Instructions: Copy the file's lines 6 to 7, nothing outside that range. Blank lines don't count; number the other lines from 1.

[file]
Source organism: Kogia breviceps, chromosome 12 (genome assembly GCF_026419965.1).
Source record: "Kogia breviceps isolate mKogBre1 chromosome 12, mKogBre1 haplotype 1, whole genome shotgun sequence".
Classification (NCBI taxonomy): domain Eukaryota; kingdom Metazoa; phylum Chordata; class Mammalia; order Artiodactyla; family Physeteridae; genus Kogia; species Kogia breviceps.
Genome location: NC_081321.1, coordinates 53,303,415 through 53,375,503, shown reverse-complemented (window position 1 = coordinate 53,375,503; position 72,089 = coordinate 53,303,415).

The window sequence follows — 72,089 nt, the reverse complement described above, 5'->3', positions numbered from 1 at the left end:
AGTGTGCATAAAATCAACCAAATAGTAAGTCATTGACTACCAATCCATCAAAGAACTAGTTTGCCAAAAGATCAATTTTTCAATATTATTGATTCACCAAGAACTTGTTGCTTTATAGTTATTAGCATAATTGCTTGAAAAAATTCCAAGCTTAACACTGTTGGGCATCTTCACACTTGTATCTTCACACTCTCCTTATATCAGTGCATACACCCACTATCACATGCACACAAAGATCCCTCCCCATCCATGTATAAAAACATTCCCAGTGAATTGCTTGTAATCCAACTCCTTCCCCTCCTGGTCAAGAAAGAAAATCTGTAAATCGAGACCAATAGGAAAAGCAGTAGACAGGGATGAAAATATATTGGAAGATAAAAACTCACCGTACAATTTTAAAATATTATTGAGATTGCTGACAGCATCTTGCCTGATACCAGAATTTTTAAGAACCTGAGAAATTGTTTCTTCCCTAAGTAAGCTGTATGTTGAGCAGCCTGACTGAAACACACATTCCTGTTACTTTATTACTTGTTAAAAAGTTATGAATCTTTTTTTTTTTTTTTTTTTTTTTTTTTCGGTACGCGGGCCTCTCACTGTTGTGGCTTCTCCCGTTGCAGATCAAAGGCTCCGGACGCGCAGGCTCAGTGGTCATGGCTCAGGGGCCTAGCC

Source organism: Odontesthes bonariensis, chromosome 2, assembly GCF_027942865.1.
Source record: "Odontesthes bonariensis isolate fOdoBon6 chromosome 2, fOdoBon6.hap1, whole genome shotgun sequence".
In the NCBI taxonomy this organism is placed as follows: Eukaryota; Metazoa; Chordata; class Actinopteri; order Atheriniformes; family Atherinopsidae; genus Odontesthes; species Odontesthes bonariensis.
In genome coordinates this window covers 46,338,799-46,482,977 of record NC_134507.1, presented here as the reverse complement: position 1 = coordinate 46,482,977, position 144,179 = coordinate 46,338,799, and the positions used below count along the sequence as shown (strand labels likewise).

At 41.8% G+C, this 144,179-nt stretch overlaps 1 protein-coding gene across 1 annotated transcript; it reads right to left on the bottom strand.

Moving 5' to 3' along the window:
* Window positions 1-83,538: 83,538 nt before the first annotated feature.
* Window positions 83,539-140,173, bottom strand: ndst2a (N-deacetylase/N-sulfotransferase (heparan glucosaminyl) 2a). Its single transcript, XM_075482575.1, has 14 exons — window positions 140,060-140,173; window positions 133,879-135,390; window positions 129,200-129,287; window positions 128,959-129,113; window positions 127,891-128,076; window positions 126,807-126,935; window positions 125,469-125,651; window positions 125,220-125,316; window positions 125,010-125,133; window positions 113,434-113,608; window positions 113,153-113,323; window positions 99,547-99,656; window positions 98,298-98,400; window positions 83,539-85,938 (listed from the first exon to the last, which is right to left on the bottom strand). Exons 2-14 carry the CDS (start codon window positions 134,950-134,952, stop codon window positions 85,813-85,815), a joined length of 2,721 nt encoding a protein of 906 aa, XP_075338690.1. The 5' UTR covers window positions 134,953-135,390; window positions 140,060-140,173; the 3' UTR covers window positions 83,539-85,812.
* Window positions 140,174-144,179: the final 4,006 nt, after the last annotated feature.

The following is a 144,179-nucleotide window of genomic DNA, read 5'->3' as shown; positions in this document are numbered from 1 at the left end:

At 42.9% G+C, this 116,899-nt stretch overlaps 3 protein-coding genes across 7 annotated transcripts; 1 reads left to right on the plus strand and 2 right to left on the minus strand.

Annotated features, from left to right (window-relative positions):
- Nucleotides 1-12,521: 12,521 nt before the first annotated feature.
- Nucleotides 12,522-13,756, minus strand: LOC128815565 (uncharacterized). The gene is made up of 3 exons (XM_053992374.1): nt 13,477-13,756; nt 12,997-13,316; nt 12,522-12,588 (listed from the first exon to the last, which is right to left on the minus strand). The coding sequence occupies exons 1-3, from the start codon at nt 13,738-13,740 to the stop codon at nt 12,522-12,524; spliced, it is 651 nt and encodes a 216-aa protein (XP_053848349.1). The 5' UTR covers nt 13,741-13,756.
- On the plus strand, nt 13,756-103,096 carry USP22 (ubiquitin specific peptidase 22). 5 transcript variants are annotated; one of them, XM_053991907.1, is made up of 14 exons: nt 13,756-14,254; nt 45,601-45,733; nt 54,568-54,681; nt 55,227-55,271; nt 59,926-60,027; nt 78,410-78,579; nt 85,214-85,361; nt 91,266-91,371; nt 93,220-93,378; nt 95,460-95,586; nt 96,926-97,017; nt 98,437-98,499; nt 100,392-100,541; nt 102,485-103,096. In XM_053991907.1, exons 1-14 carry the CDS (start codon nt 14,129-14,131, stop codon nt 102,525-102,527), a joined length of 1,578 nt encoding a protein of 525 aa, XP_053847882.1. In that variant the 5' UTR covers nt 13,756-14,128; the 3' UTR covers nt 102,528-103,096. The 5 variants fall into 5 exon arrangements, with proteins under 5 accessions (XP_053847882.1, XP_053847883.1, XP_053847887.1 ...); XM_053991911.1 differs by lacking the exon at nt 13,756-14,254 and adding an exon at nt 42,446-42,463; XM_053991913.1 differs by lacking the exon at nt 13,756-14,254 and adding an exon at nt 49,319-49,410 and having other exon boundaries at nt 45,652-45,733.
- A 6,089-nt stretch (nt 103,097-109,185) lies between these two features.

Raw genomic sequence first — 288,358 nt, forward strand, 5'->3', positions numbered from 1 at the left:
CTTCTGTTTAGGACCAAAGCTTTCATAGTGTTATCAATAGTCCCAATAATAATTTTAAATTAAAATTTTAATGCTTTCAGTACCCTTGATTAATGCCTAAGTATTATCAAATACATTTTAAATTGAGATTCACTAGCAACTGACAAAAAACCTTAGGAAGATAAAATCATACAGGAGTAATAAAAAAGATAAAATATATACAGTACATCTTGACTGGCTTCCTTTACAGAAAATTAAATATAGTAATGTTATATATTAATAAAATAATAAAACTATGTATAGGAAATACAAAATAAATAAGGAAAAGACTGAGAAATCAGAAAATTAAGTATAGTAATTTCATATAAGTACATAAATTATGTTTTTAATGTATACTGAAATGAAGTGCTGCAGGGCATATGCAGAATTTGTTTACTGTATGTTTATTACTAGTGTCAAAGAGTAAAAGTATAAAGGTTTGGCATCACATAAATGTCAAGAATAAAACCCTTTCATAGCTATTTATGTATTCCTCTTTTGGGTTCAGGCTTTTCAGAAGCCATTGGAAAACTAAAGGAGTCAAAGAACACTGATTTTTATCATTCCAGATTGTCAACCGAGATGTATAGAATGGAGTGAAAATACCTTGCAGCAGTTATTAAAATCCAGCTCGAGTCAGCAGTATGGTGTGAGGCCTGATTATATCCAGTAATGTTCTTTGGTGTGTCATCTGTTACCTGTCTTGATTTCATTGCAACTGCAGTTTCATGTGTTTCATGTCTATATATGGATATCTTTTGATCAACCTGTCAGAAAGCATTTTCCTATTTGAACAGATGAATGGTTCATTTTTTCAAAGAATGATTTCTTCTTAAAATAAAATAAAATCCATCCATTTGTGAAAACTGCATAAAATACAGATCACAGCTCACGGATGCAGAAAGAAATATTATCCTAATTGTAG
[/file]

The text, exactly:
AGTGTGCATAAAATCAACCAAATAGTAAGTCATTGACTACCAATCCATCAAAGAACTAGTTTGCCAAAAGATCAATTTTTCAATATTATTGATTCACCAAGAACTTGTTGCTTTATAGTTATTAGCATAATTGCTTGAAAAAATTCCAAGCTTAACACTGTTGGGCATCTTCACACTTGTATCTTCACACTCTCCTTATATCAGTGCATACACCCACTATCACATGCACACAAAGATCCCTCCCCATCCATGTATAAAAACATTCCCAGTGAATTGCTTGTAATCCAACTCCTTCCCCTCCTGGTCAAGAAAGAAAATCTGTAAATCGAGACCAATAGGAAAAGCAGTAGACAGGGATGAAAATATATTGGAAGATAAAAACTCACCGTACAATTTTAAAATATTATTGAGATTGCTGACAGCATCTTGCCTGATACCAGAATTTTTAAGAACCTGAGAAATTGTTTCTTCCCTAAGTAAGCTGTATGTTGAGCAGCCTGACTGAAACACACATTCCTGTTACTTTATTACTTGTTAAAAAGTTATGAATCTTTTTTTTTTTTTTTTTTTTTTTTTTTCGGTACGCGGGCCTCTCACTGTTGTGGCTTCTCCCGTTGCAGATCAAAGGCTCCGGACGCGCAGGCTCAGTGGTCATGGCTCAGGGGCCTAGCC

Source organism: Odontesthes bonariensis, chromosome 2, assembly GCF_027942865.1.